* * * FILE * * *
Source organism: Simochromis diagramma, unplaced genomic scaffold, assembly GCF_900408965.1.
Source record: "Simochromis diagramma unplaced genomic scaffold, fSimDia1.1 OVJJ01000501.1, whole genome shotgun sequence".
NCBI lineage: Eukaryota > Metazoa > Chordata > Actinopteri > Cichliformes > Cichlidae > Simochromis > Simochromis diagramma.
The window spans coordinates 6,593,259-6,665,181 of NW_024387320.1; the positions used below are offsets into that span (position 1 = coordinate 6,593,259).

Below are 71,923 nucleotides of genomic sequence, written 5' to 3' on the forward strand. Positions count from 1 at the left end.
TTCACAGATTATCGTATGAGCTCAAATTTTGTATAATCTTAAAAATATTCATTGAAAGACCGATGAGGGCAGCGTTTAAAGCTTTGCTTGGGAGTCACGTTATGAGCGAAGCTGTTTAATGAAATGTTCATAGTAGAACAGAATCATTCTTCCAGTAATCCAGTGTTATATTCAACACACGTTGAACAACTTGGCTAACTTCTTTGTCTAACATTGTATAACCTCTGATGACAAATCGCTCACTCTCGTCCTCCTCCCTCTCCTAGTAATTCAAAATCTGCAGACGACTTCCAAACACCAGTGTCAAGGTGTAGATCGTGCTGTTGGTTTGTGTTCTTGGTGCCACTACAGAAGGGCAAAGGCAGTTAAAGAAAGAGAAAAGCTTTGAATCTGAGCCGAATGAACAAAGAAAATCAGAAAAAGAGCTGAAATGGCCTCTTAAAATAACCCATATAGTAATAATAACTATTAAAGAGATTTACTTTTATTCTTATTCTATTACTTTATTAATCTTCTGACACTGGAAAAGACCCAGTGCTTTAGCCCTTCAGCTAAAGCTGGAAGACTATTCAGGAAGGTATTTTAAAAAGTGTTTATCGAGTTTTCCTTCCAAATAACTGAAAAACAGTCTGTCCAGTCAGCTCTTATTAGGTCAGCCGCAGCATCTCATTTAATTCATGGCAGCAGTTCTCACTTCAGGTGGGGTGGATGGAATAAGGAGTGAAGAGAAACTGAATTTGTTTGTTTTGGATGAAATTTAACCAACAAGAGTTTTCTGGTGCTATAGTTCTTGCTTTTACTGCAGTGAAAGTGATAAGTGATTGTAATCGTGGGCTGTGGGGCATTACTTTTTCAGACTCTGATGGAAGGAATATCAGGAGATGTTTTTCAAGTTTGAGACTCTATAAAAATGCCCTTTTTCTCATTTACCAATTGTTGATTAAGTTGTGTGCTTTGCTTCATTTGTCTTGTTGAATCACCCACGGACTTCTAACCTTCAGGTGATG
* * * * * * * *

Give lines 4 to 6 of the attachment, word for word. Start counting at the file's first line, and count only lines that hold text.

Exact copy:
The window spans coordinates 6,593,259-6,665,181 of NW_024387320.1; the positions used below are offsets into that span (position 1 = coordinate 6,593,259).

Below are 71,923 nucleotides of genomic sequence, written 5' to 3' on the forward strand. Positions count from 1 at the left end.
TTCACAGATTATCGTATGAGCTCAAATTTTGTATAATCTTAAAAATATTCATTGAAAGACCGATGAGGGCAGCGTTTAAAGCTTTGCTTGGGAGTCACGTTATGAGCGAAGCTGTTTAATGAAATGTTCATAGTAGAACAGAATCATTCTTCCAGTAATCCAGTGTTATATTCAACACACGTTGAACAACTTGGCTAACTTCTTTGTCTAACATTGTATAACCTCTGATGACAAATCGCTCACTCTCGTCCTCCTCCCTCTCCTAGTAATTCAAAATCTGCAGACGACTTCCAAACACCAGTGTCAAGGTGTAGATCGTGCTGTTGGTTTGTGTTCTTGGTGCCACTACAGAAGGGCAAAGGCAGTTAAAGAAAGAGAAAAGCTTTGAATCTGAGCCGAATGAACAAAGAAAATCAGAAAAAGAGCTGAAATGGCCTCTTAAAATAACCCATATAGTAATAATAACTATTAAAGAGATTTACTTTTATTCTTATTCTATTACTTTATTAATCTTCTGACACTGGAAAAGACCCAGTGCTTTAGCCCTTCAGCTAAAGCTGGAAGACTATTCAGGAAGGTATTTTAAAAAGTGTTTATCGAGTTTTCCTTCCAAATAACTGAAAAACAGTCTGTCCAGTCAGCTCTTATTAGGTCAGCCGCAGCATCTCATTTAATTCATGGCAGCAGTTCTCACTTCAGGTGGGGTGGATGGAATAAGGAGTGAAGAGAAACTGAATTTGTTTGTTTTGGATGAAATTTAACCAACAAGAGTTTTCTGGTGCTATAGTTCTTGCTTTTACTGCAGTGAAAGTGATAAGTGATTGTAATCGTGGGCTGTGGGGCATTACTTTTTCAGACTCTGATGGAAGGAATATCAGGAGATGTTTTTCAAGTTTGAGACTCTATAAAAATGCCCTTTTTCTCATTTACCAATTGTTGATTAAGTTGTGTGCTTTGCTTCATTTGTCTTGTTGAATCACCCACGGACTTCTAACCTTCAGGTGATG